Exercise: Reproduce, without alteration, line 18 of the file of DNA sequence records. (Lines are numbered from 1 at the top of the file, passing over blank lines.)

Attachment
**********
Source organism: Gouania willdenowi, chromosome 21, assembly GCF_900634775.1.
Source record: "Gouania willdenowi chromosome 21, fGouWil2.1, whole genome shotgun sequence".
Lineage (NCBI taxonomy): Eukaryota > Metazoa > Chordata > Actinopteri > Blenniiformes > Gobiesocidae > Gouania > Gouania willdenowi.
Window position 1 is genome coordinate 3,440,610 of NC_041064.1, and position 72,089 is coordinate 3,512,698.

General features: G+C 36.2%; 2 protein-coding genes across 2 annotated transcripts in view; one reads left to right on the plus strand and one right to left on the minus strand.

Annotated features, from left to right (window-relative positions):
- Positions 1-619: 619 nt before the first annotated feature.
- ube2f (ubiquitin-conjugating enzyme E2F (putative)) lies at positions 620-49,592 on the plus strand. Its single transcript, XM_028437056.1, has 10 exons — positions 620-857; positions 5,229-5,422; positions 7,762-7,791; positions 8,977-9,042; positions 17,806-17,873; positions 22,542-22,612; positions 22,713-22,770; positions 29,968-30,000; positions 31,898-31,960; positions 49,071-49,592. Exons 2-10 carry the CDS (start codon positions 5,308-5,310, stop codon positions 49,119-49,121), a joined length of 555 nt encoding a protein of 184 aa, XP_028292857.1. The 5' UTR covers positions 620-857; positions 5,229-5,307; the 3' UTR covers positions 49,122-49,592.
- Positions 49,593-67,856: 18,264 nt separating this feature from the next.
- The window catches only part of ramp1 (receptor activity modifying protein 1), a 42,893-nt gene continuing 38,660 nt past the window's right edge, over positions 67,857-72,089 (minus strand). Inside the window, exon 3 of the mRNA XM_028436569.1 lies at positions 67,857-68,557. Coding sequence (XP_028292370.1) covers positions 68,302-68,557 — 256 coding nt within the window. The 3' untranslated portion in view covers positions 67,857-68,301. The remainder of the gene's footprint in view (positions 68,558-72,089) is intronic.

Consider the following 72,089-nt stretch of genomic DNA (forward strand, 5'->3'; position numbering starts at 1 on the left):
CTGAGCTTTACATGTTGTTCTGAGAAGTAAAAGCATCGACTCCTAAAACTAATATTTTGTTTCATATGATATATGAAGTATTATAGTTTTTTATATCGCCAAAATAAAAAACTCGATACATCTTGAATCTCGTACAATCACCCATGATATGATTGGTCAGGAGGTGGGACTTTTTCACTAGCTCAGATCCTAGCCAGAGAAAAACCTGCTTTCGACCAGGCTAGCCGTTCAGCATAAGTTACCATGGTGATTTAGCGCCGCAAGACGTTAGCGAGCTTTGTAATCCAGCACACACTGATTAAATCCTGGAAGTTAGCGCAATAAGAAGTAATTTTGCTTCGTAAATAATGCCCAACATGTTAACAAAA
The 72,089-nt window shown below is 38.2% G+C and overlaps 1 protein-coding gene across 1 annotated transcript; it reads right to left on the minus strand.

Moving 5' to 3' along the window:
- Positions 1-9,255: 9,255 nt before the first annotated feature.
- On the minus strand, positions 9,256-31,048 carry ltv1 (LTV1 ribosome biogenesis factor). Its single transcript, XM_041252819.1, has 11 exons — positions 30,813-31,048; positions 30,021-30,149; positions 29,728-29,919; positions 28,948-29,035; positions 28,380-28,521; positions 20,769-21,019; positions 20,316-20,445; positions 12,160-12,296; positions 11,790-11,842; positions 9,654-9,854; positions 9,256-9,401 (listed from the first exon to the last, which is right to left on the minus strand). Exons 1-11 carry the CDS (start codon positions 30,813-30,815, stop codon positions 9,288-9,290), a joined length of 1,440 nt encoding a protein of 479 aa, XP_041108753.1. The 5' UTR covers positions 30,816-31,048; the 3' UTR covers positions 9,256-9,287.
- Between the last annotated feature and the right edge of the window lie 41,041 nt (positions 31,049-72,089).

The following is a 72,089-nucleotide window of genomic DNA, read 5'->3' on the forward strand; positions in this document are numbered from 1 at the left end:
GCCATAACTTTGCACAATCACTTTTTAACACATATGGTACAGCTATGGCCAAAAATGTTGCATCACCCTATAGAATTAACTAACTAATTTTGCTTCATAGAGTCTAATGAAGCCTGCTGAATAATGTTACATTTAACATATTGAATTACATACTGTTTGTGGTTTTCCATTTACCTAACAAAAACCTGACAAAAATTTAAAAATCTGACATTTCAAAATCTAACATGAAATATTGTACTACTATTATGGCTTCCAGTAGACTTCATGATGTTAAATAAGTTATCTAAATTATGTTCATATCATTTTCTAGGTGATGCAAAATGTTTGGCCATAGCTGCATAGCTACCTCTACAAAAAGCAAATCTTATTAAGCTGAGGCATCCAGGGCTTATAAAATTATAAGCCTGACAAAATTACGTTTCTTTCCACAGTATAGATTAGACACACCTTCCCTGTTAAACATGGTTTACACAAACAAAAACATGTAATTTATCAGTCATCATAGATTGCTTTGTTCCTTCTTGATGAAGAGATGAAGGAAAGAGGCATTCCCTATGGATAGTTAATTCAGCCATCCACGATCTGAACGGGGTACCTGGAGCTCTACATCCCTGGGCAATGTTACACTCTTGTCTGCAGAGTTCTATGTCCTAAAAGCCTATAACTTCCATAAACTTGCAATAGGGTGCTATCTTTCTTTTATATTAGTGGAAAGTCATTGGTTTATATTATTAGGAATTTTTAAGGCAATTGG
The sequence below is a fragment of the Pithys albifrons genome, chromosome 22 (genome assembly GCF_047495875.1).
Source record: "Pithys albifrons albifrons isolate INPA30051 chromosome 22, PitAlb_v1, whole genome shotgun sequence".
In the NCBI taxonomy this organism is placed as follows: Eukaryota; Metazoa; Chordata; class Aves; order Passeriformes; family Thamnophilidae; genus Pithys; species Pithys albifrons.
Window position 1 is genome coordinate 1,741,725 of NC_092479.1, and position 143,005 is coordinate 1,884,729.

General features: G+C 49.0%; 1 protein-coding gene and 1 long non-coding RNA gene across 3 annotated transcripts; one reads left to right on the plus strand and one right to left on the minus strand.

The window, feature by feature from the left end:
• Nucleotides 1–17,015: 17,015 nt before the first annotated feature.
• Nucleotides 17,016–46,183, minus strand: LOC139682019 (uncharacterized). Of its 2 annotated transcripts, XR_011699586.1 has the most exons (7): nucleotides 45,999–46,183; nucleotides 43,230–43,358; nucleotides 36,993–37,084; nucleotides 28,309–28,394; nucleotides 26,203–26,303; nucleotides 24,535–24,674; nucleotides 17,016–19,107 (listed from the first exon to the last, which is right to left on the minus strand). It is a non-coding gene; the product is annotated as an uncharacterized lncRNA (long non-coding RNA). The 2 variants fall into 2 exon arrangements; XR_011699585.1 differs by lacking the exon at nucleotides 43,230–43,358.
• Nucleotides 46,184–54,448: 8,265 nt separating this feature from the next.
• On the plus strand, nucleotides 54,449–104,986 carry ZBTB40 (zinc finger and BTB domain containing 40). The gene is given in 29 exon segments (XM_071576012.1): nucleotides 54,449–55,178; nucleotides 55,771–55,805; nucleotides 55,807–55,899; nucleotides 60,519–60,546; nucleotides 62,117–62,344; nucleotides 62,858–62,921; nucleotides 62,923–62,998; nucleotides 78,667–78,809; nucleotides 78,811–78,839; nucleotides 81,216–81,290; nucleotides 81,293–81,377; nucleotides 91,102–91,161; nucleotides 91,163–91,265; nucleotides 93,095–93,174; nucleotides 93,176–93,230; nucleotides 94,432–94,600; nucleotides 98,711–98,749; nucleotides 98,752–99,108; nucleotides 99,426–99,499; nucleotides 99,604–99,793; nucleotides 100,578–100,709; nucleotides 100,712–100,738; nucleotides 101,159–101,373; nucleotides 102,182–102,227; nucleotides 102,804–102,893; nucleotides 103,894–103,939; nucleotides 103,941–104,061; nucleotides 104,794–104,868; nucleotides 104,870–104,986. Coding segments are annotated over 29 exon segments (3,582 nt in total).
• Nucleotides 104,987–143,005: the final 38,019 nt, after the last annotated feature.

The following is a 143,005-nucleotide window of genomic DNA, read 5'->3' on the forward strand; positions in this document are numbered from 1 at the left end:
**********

The following is a 72,089-nucleotide window of genomic DNA, read 5'->3' on the forward strand; positions in this document are numbered from 1 at the left end: